The Impact

Moran said the condensate from the blowout had covered the water bodies, trees and tea plants. “Our crops and animals are suffering,” Moran said adding how some locals had complained of headache and breathing issues.

MK Yadava, the chief wildlife warden of Assam, said the department was still assessing the damage to the ecosystem.

Officials on the ground elaborated on the situation. “A thin layer of oil can be seen even in the water body which falls under the DSNP,” Rajendra Singh Bharti, divisional forest officer of Tinsukia Wildlife Division, said.  

The park is home to at least 36 species of mammals including feral horses and at least 382 species of birds.

In the draft eco-sensitive zone (ESZ) notification of the DSNP which was published in May 2018, an Annexure listed out measures to be taken for safe oil and natural gas exploration in and around the ESZ.

The measures included a biodiversity impact assessment study around the Protected Area, the notified ESZ area, and any area falling in Indo-Burma Biodiversity Hotspot and Notified Indian Bird Area (IBA) within 10 km of the protected area. It also said OIL and other agencies will follow government regulations.

Baghjan 5 well is around 300 metres from the boundary of the buffer forest of the DSNP and merely 900 metres from the core area of the national park, according to Bharti. 

The ESZ around the DSNP, notified in January this year, ranges from 0-8.7 km and covers an area of 658.251 sq km. 

The oil and gas wells are outside the boundary of the ESZ, according to officials. In the minutes of the 31st meeting of the ESZ Committee reviewed by this reporter, the extent of the ESZ was revised to zero km on the southern boundary on the request of the OIL. 

“Zero extent towards southern boundary is the existing crude oil drilling site. Since the oil drilling sites were already existing wherein extraction was an ongoing activity, the state government considered the request of OIL and revised the extent,” reads a government document which has details of the meeting. The Baghjan 5 well is 860 metres away from the boundary of the ESZ.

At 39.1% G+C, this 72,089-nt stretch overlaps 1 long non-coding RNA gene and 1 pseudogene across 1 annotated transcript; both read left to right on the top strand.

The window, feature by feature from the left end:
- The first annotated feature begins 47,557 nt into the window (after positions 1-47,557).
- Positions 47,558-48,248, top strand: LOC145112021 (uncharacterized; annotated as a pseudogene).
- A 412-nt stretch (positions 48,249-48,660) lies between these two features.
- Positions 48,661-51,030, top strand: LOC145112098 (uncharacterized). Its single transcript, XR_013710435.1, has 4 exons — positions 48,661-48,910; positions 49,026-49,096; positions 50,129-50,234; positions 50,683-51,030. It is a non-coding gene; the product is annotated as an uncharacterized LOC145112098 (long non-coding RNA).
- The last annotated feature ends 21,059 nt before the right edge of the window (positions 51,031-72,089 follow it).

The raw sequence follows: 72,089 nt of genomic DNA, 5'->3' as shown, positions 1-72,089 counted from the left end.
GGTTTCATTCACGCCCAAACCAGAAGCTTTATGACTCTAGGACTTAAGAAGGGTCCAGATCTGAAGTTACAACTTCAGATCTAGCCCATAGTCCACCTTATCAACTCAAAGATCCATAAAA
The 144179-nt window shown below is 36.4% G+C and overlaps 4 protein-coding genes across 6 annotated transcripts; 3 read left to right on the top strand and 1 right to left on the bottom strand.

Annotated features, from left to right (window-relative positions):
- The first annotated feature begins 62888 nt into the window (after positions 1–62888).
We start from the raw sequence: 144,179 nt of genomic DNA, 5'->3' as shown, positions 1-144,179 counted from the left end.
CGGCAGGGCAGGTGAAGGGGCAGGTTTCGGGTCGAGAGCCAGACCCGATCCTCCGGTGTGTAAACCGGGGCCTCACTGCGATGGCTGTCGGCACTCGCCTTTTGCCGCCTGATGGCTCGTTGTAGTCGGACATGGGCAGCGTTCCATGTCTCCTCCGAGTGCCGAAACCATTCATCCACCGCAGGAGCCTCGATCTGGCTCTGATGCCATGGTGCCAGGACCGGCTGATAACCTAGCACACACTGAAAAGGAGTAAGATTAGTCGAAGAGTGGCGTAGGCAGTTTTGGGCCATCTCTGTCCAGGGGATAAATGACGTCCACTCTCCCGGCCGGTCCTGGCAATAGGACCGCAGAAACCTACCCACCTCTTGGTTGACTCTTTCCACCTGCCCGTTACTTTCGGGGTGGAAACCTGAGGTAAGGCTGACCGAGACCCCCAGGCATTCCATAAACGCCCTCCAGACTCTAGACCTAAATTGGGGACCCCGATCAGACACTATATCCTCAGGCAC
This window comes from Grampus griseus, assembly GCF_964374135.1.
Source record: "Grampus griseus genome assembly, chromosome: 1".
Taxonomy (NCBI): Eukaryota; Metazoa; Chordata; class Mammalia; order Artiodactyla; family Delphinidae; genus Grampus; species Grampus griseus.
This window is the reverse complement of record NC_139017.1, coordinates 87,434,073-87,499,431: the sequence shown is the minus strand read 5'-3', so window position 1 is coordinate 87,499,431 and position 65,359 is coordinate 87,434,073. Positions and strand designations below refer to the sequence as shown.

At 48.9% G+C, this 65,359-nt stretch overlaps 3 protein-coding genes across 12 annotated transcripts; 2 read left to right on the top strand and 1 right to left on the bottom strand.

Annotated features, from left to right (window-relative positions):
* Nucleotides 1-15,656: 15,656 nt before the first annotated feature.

“The distance from the well to the core of DSNP does not matter anymore since it is the rainy season and condensate mixed with water is flowing into the water bodies. We are collecting samples,” Bharti said, adding that he has asked the OIL to submit a copy of the Environment Impact Assessment report of the Baghjan 5. 

A team of Wildlife Institute of India is also on the ground to assess the damage to the environment.  “The expert analysis would throw light on the extent of the damage,” Bharti said adding there have been reports of fish kills which are yet to be confirmed.

On May 29, the carcass of a Gangetic dolphin was recovered in the Maguri Motapung Beel that has been covered with a thin layer of condensate. “The post mortem of the dolphin was done yesterday. The sample has been sent for forensic examination to assess the cause of death,” said Bharti.

The wetland, that is fed by the Dibru and Lohit rivers, is classified as an important bird and biodiversity area.  “This sort of a leak would definitely impact the ecosystem of the region,” Rathin Barman of the Wildlife Trust of India, said.

A senior forest official speaking on condition of anonymity described it as a serious accident. “It could be catastrophic for the ecosystem,” the official said. “Poachers manage to kill one or two animals at a time. This could lead to many more deaths if not checked in time,” the official said. 

In a meeting on May 30, the administration told OIL officials to help them with mitigating the damage. An official who was present in the meeting said there were no clear answers as to how they will go about.

Hazarika, however, clarified that OIL officials were on the ground to assess the environmental damage.

The incident could put pressure on OIL’s other plans in the region. Earlier in May, it announced how the Union Ministry of Environment, Forest and Climate Change had finally given environment clearance for hydrocarbon exploration in seven locations under the DSNP, an ambitious Rs 400 crore project.

After opposition from conservationists and locals, OIL had clarified they would drill at seven locations around 1.5 kilometres outside the boundary of the DSNP. They would get to the target under the park by way of advanced extended reach drilling technique.

These seven locations that would be drilled, also fall in the immediate vicinity of the Baghjan 5 oilfield. 

The OIL official quoted above said it will take another at least 18 months for the actual drilling to begin. “This is not the time to discuss that aspect,” the official said.